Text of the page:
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KCR: Volunteering serves seniors, newcomers and community

These columns are contributed by the KCR Community Resources

Ethel Robidoux retired from Public Service in 1994 but hasn’t stopped serving the community, being an active volunteer for a number of organizations. She is especially active as a Board Director on the local branch of the National Association of Federal Retirees (Federal Retirees) and at the Kelowna General Hospital.

The Federal Retirees organization is the largest national advocacy organization representing active and retired members of the federal public service, Canadian Armed Forces, Royal Canadian Mounted Police and retired federally appointed judges, their partners and survivors. Federal Retirees has a proud 56-year history of advocacy on behalf of its close to 170,000 members and all retirees. With 79 branches across Canada, they try to improve the lives of all seniors in Canada and can be a local support when seniors have difficulty accessing health and community services.

In addition to her Board work, Ethel created the “Care and Concern” program to help Federal Retiree members who were in the hospital.

“I like to help people regardless of what it may be.” says Ethel. “There is always something to do. We help friends with moving. My husband has a pick up truck and we have helped a few newcomer families move.”

Ethel became a volunteer at the Kelowna General Hospital with the Spiritual Care program, following the procedures and protocols for visitations with the hospital and ensuring that everyone, no matter what faith, received a visit from one of the trained volunteers. In 2000 she moved to the Critical Care Unit to talk with visitors who had loved ones in the Unit. She took on the job of training and scheduling 40+ volunteers to ensure someone was there to cover the three 4-hour shifts, each and every day of the year. While COVID has stalled this program, Ethel is ready to return when able to.

When still working at Employment Canada, Ethel had seen how important it was to get newcomers and refugees to Canada integrated into the workforce. Once she retired, she immediately focussed on supporting them through coaching and mentoring on Canadian work-force cultures, providing rides to appointments and also teaching ESL to groups and individuals.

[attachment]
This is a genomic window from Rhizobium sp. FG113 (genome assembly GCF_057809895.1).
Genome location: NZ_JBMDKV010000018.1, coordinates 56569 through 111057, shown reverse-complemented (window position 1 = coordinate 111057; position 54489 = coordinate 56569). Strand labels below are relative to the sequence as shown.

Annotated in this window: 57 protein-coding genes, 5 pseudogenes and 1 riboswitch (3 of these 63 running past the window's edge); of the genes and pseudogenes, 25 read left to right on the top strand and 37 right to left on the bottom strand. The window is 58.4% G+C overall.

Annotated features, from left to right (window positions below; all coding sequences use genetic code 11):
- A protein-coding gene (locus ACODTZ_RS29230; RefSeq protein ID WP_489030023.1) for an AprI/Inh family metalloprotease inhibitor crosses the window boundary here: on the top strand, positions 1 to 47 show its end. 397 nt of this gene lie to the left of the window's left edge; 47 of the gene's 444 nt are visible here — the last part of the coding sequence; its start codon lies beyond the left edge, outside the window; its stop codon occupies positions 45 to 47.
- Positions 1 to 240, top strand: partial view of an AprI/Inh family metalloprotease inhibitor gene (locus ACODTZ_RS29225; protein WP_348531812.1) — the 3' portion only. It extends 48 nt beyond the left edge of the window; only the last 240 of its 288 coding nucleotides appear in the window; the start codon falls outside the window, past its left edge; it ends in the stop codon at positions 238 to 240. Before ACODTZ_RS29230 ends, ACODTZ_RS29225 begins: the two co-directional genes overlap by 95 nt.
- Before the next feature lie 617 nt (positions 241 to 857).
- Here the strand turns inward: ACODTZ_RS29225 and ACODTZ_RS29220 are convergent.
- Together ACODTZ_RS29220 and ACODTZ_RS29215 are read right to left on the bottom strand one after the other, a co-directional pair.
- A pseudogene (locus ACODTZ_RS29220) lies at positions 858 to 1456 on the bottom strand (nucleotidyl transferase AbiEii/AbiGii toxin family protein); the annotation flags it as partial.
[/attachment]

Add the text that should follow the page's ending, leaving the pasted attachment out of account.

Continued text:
“Working with Employment Canada and seeing the need with immigrants and refugees, I recognized that someone needed to help more,” says Ethel. “Language is the number one barrier for integration and employment and so I started volunteering with new immigrants for ESL. I knew that with my skills and background knowledge, I could really help them.”

Through the Federal Retirees Ethel also helps with KCR Community Resources’ Sponsor a Family program. “It’s fun to go shopping for families, then wrap presents,” laughs Ethel.

Always active with her church, St. Charles Garnier, Ethel helped with their Inn from the Cold program when it was launched and was a key volunteer with the sponsoring of families from Syria, Croatia and other countries through the Refugee Resettlement Programs.

“I remember the family from Croatia especially,” reminisces Ethel. “The mother was employable and spoke English. She had actually been an interpreter to help our soldiers and the RCMP in Croatia, and so she was in danger. It shows the importance of how important it is to bring them Canada.”

Nothing can stop Ethel from volunteering, not even COVID. “There’s always something to do and I guess I can’t say no!” quips Ethel.

Dorothee Birker is the communications and development coordinator for KCR Community Resources. If you are interested in sharing your volunteer or organizational news, please contact Dorothee at

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